I wish that more people join the Theosophical movement and become Theosophists.

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Dan Noga, the force behind The Theosophical Community

1.    What’s your name, where are you from and how long have you been a member of the TS?

My name is Dan Noga and I am originally from Chicago, IL in the United States. I've been a TS member since October, 2006.

2.    Are you active in your Lodge/Section and if so, what do you do?

I worked at Olcott, the National Center for the American Section, for about three years as Member Services Coordinator. During that time, I also conducted a class, gave some talks, and helped with the TSA's internet outreach. I am also moderator for The Theosophical Community, the social network sponsored by the American Section.

3.    How did you first learn about Theosophy or come in contact with the Society?

I learned about HPB in relation to her involvement with the Spiritualist movement when I was a young boy studying ghosts and the paranormal. My interest in such subjects grew over time to include metaphysics, philosophy, spirituality and the occult, and books published by Adyar TPH were often part of my studies. I found that they resonated very strongly with me and helped me to understand many experiences that I've had. I have an aunt who lives within walking distance of Olcott, and often ventured onto the campus during my visits to her house in my teen years to explore and to visit the Quest Bookshop there. Once I had a car of my own and could come and go as I pleased, I joined the TS and have been involved ever since.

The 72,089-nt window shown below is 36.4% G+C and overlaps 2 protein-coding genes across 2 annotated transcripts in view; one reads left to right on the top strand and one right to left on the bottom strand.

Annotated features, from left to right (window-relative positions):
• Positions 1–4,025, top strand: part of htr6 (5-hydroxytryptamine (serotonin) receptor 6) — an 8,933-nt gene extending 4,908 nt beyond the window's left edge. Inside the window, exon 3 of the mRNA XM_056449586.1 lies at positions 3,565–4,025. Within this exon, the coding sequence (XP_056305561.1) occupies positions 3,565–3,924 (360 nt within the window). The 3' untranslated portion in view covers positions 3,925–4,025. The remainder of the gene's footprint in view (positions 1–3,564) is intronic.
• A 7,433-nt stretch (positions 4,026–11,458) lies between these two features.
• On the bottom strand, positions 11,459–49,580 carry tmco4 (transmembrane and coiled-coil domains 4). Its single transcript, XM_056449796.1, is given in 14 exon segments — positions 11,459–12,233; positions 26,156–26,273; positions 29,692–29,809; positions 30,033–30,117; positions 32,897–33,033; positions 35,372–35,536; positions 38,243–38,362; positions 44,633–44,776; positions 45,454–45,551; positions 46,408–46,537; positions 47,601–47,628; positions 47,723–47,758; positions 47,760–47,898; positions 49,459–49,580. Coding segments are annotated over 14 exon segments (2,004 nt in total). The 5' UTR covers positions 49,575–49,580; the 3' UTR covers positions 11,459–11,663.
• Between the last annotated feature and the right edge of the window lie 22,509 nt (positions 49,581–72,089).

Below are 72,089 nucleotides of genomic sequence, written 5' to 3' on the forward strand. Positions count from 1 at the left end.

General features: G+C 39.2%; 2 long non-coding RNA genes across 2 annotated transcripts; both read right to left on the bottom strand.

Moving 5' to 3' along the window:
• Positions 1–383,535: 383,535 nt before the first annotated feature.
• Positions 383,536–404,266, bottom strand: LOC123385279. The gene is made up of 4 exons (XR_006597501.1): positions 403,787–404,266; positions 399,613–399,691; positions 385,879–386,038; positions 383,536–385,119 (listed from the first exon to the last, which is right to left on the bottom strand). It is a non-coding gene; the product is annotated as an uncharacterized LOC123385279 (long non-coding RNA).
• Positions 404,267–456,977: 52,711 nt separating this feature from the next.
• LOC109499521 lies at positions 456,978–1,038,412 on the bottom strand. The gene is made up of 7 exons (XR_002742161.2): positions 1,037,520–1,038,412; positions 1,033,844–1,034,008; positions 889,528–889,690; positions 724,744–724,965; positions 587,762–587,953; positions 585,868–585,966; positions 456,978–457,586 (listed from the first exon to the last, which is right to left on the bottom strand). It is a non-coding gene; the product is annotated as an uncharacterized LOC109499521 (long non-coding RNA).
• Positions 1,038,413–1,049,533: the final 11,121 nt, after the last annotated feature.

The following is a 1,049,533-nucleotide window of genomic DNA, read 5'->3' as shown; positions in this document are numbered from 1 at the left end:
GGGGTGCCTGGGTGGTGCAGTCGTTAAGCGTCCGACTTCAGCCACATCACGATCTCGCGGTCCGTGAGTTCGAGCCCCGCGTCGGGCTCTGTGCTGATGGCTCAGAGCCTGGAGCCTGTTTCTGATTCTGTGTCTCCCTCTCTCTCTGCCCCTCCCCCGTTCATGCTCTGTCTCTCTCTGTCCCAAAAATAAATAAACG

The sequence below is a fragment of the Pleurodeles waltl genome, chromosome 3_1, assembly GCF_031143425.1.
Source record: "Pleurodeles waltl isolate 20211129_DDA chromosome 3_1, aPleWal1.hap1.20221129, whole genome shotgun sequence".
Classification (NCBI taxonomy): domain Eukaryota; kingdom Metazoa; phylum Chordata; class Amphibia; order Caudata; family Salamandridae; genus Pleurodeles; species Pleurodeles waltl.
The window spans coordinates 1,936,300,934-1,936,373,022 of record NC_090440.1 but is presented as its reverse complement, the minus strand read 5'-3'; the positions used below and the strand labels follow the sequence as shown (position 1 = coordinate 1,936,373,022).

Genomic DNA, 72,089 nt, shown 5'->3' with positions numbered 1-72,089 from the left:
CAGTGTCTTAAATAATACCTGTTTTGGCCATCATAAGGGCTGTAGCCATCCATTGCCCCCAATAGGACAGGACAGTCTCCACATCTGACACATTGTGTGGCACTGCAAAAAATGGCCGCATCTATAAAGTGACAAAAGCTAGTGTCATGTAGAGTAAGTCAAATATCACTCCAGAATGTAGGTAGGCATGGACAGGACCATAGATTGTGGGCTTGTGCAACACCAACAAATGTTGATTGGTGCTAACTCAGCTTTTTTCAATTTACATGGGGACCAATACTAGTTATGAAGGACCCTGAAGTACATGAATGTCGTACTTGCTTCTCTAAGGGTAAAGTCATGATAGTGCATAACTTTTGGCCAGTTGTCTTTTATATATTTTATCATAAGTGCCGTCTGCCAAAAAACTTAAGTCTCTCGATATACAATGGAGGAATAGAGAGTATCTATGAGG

4.    What does Theosophy mean to you?

Theosophy is very important to me. To me, its literal translation, “divine wisdom,” is the most relevant of the several ways that one can interpret the word. The tradition of esoteric teachings that flows from the wellspring that was HPB is, as far as such teachings go, the most comprehensive and meaningful that I have yet discovered and when I found them, I felt like I had “come home.” Nonetheless, such teachings are at their best when they help us to awaken that inner light of wisdom that dwells within us all. A person who has begun to awaken this light can shine it upon everything that they behold, including these teachings, and truly see them for the first time. It is a journey, not a destination—but I have never regretted beginning it, and I am indebted to all who have carried this light for the sake of sharing it with others like me.

5.    What is your favourite Theosophical book and why?